We all have our body hang-ups – ‘if only my nose was a little smaller, if only my arms were a bit more toned, if only, if only…’ While body dissatisfaction is sadly common across all ages, attention is more closely focused on younger people’s unhappiness with how they look. Young people of course face a number of pressures. Media reports highlight stories of ‘Snapchat dysmorphia’ - teenagers getting plastic surgery in order to look more like they do in filtered photos. However, little attention is given to older people’s experiences and the pressures that they face to look good as they age.

While you might expect attitudes around body image to relax as we get older, the reality is that many people struggle with self-esteem and body satisfaction throughout their lives. Older people are either invisible in this conversation or are bombarded with messages about the ‘threat’ of ageing. Turn on the TV any given night and chances are you’ll see an ad peddling “anti-ageing” products, promoting the need to “fight” ageing and to look younger.

Do attitudes relax as we age?

Poor body image can have a serious impact on physical and mental health. Research has found that ‘midlife’ women (aged 42-52) who were dissatisfied with their bodies were twice as likely to report clinically significant depression symptoms as those who were satisfied with how they looked[1]. We also know that while studies into body image amongst older people are rare, findings generally show that body dissatisfaction remains stable across life, and does not decrease with age[2].

It’s not just older women who are affected, although advertising tends to target them disproportionately.  The image of the ‘silver fox’ is often promoted for older men. However, one study found that while older women’s body image and self-esteem remained stable between the ages of 65 and 85, older men’s self-esteem about their physical appearance declined significantly[3]. Interestingly, though older women’s self-esteem remained stable, they also invested more time in their appearance as they got older, while older men did not.

Eating disorders in later life

Poor body image has been linked with low self-esteem, anxiety and depression. In some cases, poor body image can lead to something more serious and result in the development of eating disorders, which may have serious implications for physical and mental health.

While it is important not to confuse body dissatisfaction with an eating disorder, we should be aware of the risks for older people. A review of eating disorders in people over 50 found that more than half of disorders developed for the first time at ages 65 and over, with anorexia most frequently diagnosed in both men and women in this age group[4]. Over half of people in this group also had some kind of mental health issue, most commonly severe depression.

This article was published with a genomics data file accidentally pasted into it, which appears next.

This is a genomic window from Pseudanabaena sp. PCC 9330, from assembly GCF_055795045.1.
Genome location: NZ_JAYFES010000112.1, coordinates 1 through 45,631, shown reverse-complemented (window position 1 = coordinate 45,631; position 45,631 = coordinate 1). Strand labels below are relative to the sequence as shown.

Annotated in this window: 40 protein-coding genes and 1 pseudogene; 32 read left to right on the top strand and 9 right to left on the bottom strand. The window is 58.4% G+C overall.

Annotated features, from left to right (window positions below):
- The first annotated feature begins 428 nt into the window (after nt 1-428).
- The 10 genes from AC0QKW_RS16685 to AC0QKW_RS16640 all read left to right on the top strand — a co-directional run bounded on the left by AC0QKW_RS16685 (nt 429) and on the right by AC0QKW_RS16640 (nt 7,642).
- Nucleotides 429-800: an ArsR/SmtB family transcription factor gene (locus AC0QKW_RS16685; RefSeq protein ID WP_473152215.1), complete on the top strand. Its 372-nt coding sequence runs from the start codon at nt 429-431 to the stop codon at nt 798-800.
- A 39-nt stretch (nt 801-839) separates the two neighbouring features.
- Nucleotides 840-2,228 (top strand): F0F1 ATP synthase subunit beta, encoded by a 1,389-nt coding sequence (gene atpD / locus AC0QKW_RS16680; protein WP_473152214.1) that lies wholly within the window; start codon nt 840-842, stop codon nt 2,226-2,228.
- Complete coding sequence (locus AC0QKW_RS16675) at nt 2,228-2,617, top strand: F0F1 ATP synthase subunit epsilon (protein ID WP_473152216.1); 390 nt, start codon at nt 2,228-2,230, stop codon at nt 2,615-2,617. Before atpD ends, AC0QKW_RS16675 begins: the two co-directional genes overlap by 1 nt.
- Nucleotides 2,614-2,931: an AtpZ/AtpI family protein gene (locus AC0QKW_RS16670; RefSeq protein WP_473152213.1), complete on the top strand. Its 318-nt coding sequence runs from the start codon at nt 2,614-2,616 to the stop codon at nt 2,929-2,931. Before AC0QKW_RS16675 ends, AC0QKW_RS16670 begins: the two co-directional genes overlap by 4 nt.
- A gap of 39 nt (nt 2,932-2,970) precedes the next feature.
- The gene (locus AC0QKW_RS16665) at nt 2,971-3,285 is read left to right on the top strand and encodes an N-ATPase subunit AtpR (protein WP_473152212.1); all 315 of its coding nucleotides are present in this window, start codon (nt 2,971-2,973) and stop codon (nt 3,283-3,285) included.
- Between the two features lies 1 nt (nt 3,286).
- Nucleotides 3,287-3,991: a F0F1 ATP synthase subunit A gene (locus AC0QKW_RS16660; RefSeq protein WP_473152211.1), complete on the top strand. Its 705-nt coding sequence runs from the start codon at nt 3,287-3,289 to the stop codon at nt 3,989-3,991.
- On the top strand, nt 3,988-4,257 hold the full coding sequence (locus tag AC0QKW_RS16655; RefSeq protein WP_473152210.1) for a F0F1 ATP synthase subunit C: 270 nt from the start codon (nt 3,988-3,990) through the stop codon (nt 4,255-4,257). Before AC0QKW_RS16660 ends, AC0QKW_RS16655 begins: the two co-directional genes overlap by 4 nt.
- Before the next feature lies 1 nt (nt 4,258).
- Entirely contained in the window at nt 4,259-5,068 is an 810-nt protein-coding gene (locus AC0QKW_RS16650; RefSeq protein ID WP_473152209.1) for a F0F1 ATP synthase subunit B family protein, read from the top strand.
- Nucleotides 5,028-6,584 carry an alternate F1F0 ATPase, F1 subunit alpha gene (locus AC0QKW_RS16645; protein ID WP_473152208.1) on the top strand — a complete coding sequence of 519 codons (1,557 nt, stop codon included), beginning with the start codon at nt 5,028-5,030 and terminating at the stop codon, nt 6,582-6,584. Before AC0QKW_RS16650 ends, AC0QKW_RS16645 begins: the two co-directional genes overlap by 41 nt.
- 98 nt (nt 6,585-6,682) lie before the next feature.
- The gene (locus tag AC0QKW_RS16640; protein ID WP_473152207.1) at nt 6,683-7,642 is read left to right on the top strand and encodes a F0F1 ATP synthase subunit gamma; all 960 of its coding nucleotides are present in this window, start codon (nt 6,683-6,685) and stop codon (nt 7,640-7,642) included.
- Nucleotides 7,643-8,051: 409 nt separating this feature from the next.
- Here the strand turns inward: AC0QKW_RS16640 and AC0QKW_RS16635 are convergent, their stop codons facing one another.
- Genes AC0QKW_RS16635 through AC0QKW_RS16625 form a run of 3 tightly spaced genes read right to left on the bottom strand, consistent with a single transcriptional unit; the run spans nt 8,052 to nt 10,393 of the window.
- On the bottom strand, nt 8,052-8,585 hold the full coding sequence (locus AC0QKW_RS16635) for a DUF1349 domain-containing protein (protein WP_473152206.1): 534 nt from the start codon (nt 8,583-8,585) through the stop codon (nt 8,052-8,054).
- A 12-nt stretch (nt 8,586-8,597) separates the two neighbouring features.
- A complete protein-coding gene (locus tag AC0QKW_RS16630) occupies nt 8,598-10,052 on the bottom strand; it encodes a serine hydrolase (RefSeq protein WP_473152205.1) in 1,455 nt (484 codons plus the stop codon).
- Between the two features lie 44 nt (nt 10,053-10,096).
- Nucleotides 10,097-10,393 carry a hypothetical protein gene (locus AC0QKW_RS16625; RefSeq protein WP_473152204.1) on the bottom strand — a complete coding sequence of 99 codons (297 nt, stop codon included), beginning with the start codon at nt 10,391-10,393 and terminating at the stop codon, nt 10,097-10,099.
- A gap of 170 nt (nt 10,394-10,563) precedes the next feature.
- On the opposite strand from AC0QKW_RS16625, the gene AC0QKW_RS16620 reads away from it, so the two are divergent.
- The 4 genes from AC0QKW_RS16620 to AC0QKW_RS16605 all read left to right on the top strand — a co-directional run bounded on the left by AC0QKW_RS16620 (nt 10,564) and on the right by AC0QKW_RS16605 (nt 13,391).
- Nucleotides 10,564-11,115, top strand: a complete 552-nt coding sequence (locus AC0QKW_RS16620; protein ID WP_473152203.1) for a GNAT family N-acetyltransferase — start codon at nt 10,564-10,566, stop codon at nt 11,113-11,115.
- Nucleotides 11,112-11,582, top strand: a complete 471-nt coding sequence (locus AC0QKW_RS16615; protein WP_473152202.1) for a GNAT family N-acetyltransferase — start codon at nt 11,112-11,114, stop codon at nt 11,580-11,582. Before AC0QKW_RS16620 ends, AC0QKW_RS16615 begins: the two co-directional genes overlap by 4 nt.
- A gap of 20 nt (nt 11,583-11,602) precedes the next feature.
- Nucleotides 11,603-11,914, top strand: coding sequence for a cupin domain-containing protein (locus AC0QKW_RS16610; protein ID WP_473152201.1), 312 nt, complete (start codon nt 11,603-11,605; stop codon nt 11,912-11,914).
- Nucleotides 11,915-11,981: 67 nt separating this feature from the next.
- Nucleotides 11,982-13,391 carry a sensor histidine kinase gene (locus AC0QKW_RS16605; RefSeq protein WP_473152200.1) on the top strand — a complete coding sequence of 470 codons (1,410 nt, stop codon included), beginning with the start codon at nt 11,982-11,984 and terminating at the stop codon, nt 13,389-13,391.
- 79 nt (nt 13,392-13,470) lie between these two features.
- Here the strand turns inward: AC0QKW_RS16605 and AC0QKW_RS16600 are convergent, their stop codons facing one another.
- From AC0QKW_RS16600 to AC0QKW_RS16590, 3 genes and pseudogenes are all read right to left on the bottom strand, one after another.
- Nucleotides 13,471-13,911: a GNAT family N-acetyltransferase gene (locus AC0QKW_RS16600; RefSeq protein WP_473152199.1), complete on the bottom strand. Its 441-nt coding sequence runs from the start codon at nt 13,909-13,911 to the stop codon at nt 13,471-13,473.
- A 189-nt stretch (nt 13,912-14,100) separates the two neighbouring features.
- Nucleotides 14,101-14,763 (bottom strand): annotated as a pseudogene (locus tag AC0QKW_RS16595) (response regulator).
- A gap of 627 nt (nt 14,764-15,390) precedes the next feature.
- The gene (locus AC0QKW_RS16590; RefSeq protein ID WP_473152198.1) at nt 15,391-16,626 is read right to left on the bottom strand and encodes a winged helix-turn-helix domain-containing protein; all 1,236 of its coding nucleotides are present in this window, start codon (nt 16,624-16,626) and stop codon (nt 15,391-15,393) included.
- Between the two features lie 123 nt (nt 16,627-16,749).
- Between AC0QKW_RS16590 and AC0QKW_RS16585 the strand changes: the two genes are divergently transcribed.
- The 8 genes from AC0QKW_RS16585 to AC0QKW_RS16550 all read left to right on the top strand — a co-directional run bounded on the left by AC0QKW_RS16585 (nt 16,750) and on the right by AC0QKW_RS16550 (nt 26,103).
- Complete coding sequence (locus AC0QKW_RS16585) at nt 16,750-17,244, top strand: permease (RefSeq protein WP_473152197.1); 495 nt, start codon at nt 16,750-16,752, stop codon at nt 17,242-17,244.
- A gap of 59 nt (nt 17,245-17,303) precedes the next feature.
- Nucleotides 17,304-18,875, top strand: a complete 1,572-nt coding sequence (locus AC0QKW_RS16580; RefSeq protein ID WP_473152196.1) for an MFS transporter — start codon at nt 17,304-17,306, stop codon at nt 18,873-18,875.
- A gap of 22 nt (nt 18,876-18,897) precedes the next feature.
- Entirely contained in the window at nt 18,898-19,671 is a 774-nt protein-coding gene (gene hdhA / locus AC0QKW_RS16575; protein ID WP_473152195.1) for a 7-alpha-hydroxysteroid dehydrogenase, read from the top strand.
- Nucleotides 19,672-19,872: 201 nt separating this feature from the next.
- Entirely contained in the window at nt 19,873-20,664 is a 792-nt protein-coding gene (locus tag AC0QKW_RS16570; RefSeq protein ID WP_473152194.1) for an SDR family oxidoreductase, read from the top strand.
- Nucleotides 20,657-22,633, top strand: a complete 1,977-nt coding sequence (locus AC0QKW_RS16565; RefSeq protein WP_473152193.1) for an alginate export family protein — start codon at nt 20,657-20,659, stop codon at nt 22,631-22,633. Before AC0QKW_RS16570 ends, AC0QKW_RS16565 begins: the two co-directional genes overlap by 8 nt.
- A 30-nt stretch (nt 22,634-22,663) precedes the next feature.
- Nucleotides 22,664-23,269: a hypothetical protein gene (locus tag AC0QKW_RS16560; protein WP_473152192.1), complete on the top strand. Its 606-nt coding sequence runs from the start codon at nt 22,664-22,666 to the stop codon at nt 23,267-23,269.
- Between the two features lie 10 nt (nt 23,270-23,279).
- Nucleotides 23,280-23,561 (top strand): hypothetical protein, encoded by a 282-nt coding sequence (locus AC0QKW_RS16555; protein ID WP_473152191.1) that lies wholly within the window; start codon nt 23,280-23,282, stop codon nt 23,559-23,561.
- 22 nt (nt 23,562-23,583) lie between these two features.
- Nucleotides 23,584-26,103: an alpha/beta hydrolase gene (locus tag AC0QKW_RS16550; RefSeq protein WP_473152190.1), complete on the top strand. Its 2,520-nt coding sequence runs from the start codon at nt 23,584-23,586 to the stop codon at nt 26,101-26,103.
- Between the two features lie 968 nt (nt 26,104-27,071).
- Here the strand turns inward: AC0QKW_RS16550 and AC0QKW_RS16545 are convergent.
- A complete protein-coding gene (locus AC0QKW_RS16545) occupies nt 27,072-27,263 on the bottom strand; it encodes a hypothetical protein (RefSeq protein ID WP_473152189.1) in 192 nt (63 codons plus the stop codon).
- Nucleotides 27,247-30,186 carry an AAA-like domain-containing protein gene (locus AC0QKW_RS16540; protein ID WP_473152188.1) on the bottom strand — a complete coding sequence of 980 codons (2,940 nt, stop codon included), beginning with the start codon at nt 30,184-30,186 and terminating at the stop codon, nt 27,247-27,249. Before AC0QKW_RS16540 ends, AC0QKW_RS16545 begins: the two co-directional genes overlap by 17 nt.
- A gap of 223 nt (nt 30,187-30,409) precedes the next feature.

Key risk factors for eating disorders include bereavement, relationship issues, and other illness – experiences that are particularly common for older people. However, eating disorders in older people can be overlooked, often mistaken instead for a physical illness or as a side-effect of medication[5]. From Independent Age’s work in this area we also know that depression in older people is often overlooked or considered a ‘normal’ part of getting older.

What should be done?

Early recognition and treatment of any illness, whether physical or mental, is key to good quality of life. Health professionals should be supported to recognise the signs of eating disorders in older people. Independent Age would like to see greater acceptance that mental health problems and body dissatisfaction can affect anyone, of any age.

More positive representations of older people must be promoted across media, advertising and entertainment to challenge negative attitudes to ageing. The Editors’ Code of Practice, compiled by IPSO (the independent regulator of most of UK’s newspapers and magazines), does not include age as an issue which the press must avoid negative reference to.

Far more can be done to support older people to feel confident and secure in their skin. At Independent Age, we hope to see greater understanding of older people’s experiences during this Mental Health Awareness Week, and going forward.

[1] Jackson, Kathryn L., et al. (2014).  "Body image satisfaction and depression in midlife women: the Study of Women’s Health Across the Nation (SWAN)." Archives of women's mental health 17.3, 177-187.

[2] Mangweth‐Matzek, Barbara, et al. (2006). "Never too old for eating disorders or body dissatisfaction: A community study of elderly women." International Journal of Eating Disorders 39.7, 583-586.

[3] Baker, L., & Gringart, E. (2009). Body image and self-esteem in older adulthood. Ageing & Society, 29(6), 977-995.

[4] Lapid, M. I., Prom, M. C., Burton, M. C., McAlpine, D. E., Sutor, B., & Rummans, T. A. (2010). Eating disorders in the elderly. International Psychogeriatrics, 22(4), 523-536.

[5] Lapid et al. (2010).